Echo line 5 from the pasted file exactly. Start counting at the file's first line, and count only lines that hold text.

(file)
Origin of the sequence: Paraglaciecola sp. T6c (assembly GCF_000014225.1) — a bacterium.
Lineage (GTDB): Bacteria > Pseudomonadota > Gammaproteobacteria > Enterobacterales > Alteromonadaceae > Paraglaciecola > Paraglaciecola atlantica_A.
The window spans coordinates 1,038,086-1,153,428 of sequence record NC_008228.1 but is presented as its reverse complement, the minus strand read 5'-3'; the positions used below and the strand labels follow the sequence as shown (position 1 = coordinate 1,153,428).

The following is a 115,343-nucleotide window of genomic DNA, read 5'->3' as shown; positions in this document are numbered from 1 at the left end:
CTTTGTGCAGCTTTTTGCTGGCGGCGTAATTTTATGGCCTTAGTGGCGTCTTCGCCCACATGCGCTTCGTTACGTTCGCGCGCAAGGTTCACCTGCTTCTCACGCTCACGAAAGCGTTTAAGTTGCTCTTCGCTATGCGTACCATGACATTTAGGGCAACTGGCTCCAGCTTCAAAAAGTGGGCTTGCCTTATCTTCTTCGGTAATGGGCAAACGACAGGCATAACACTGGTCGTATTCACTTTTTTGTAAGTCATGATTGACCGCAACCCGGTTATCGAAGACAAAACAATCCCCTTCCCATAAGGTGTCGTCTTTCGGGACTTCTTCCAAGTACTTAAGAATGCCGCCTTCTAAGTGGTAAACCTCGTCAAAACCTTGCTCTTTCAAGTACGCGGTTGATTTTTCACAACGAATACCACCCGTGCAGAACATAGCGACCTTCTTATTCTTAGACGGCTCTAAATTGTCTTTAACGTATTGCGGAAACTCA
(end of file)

CTTTGTGCAGCTTTTTGCTGGCGGCGTAATTTTATGGCCTTAGTGGCGTCTTCGCCCACATGCGCTTCGTTACGTTCGCGCGCAAGGTTCACCTGCTTCTCACGCTCACGAAAGCGTTTAAGTTGCTCTTCGCTATGCGTACCATGACATTTAGGGCAACTGGCTCCAGCTTCAAAAAGTGGGCTTGCCTTATCTTCTTCGGTAATGGGCAAACGACAGGCATAACACTGGTCGTATTCACTTTTTTGTAAGTCATGATTGACCGCAACCCGGTTATCGAAGACAAAACAATCCCCTTCCCATAAGGTGTCGTCTTTCGGGACTTCTTCCAAGTACTTAAGAATGCCGCCTTCTAAGTGGTAAACCTCGTCAAAACCTTGCTCTTTCAAGTACGCGGTTGATTTTTCACAACGAATACCACCCGTGCAGAACATAGCGACCTTCTTATTCTTAGACGGCTCTAAATTGTCTTTAACGTATTGCGGAAACTCA